Restorative Justice: Healing the Heart

October 16, 2012

mending a broken heart  As a graduate student at Holy Names University in Oakland, I’ve been part of many wisdom circles.  One of the most intense circles was this weekend when our course of study was restorative justice which supports victims in taking an active role in the healing process, while offenders are encouraged to take responsibility for their actions, to repair the harm they’ve done—by apologizing.

Ericka Huggins told us her restorative justice story and how it supported her healing and that of the offender.  In 1969, her husband was gunned down at the age of 21 at UCLA Campbell Hall.  He left behind their three-week old infant.  “I wanted to throw myself into the casket with my husband, I was so grief stricken,” said Huggins.

After many years, she began a correspondence with the man responsible for her husband’s death and eventually, they met in San Quentin State Prison with a facilitator and entered into a victim/offender dialogue.  Huggins said she wanted to understand what it was like at the scene of the crime and the offender was able to offer her this closure.

“Resentment is like drinking poison and then waiting for your enemy to die,” someone said in the wisdom circle in response to Huggins’ heart-wrenching story of forgiveness.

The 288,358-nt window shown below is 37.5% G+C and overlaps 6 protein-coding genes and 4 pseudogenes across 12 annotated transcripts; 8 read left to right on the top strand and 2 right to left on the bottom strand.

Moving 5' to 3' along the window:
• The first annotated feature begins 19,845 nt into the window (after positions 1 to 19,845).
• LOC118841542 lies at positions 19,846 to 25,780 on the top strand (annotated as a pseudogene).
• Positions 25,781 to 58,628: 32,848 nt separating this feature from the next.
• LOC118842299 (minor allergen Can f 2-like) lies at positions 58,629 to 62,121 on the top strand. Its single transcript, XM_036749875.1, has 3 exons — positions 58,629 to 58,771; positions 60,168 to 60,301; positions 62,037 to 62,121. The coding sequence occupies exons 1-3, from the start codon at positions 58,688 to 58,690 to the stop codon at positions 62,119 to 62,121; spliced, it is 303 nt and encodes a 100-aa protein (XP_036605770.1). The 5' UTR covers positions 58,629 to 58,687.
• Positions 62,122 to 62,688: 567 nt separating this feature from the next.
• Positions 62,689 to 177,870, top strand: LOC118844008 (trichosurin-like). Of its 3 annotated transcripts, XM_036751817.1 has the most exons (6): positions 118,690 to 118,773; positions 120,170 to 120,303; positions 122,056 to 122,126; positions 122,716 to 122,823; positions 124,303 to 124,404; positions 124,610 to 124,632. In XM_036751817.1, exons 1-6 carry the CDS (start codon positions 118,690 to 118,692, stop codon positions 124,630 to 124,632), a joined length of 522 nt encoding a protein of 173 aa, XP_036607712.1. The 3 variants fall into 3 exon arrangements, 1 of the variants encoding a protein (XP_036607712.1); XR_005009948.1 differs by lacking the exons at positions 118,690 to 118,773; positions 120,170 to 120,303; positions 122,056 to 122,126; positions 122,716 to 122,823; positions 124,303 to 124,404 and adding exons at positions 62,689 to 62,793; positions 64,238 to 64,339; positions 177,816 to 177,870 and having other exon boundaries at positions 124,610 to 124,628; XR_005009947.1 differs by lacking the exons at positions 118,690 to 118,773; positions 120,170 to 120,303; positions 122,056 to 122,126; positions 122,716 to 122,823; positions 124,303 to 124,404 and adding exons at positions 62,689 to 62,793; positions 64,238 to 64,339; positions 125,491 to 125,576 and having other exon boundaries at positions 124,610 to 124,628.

How does this story apply to the world of business?  Perhaps one way is by offering a new method to structure conflict resolution—restorative justice.   If there are some unresolved hurts that are causing your organization to suffer, it’s time to bring both parties into the room and allow them to air out their grievances.  Thomas Berry, cultural historian and ecotheologian said it best, “we must reinvent what it means to be human.”  As the paradigm shifts away from the traditional workplace, something new and fresh must replace it.  I can help your organization by facilitating this process of restorative justice.

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